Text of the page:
Antigua and Barbuda was a twin island state on 6 September 2017. By a slight of hand in the definition of the reconstruction plans and the disbursement of funds, when the UN Secretary-General left after his one-day visit a month later it miraculously became a “unitary state” where the largest minority were systematically stripped of their constitutional rights, their land rights, their human rights and ultimately their humanity. Ironically, as this was the new normal for the largest minority population of the State of Antigua and Barbuda, the UN welcomed an individual who purchased his citizenship to Antigua to speak for a people who, in effect, have been undergoing a post-catastrophe form of cultural and legal cleansing by means of authoritarian assimilation.
Adding insult to injury, the actor Robert Di Niro spoke in the Trusteeship Council Chamber on behalf of the Barbudans, a room devoted to decolonization and granting independence to new Nations. An accounting of the hundreds of millions pledged and donated to the recovery is not available to the Barbudans. Even some of the donors seem to be unaware. It is almost too easy – although arguably correct – to label this event “Disaster Capitalism” or another case of land grabbing. Barbuda is ground zero for twenty-first century genocide. Endless wars, gas, bullets or even the liberal use of eminent domain is so last century. Rather than killing to obtain desirable lands, the authority and violence enshrined in modern sovereignty can erase the people—step by step. By the stroke of a pen, by a reconstruction plan, by a willing omission and the crystallization in law of a bias history, people can be made invisible and all that is left to do is blame Nature’s wrath.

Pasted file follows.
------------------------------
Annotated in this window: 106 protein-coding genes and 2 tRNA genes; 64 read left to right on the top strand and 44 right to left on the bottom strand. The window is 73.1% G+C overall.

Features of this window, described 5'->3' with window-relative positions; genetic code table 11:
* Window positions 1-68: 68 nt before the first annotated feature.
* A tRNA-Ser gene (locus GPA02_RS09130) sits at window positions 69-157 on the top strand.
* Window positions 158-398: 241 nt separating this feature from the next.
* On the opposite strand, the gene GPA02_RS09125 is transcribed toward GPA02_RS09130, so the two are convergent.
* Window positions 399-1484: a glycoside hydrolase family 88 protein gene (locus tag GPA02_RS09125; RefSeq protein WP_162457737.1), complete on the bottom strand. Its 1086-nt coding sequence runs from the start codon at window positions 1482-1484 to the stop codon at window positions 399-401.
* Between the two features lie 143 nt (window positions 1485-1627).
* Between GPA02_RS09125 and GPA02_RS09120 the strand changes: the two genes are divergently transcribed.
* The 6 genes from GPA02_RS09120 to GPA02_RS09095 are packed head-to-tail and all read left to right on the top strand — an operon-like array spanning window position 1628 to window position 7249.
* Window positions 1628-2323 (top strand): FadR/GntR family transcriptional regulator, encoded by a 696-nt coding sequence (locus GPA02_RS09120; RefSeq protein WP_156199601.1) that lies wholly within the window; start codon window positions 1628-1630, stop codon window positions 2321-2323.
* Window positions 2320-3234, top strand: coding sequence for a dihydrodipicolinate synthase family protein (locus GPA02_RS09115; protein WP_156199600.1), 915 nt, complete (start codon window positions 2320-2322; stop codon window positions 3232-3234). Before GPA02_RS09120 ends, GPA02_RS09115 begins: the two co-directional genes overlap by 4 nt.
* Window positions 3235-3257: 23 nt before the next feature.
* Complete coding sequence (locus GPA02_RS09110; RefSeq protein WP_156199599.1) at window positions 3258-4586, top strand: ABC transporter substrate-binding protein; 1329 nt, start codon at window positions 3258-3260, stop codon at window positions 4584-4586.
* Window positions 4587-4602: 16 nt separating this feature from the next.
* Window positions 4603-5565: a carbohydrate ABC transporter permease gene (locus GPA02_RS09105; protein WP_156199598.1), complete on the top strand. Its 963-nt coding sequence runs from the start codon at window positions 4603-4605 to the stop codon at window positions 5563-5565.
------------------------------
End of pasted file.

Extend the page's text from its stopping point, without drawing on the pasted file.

—Hall, Douglas. Five of The Leewards 1834-1870 (Caribbean Press), 1971. Chapter Four
—The Triumph of the Commons: Barbuda Belongs to Barbudans Together. By Lowenthal and Clark at https://doi.org/10.1057/9780230605046_12.
—Ecology and Politics in Barbuda Land Tenure. By Riva Berleant at: https://www.researchgate.net/publication/284179427_Ecology_and_Politics_in_Barbudan_Land_Tenure
Teckla C.Negga Melchior is a Delegate to the Economic and Social Council at United Nations HQ for the International Union for Land Value Taxation and Free Trade an NGO based in London that enjoys Consultative Status, and was the former Chief Delegate. An ardent advocate for the people of Barbuda’s Land Tenure System and seeking to establish Protected Persons Status through UNESCO for the people of Barbuda in excess of ten years. She continues be a vocal opponent of Citizenship for Investment Programs around the world. Trained in Cultural Anthropology and Urban Anthropology and Design she is a consultant on issues of housing/homelessness, education community planning, issues surrounding race and ethnicity, Land Tenure and International Relations.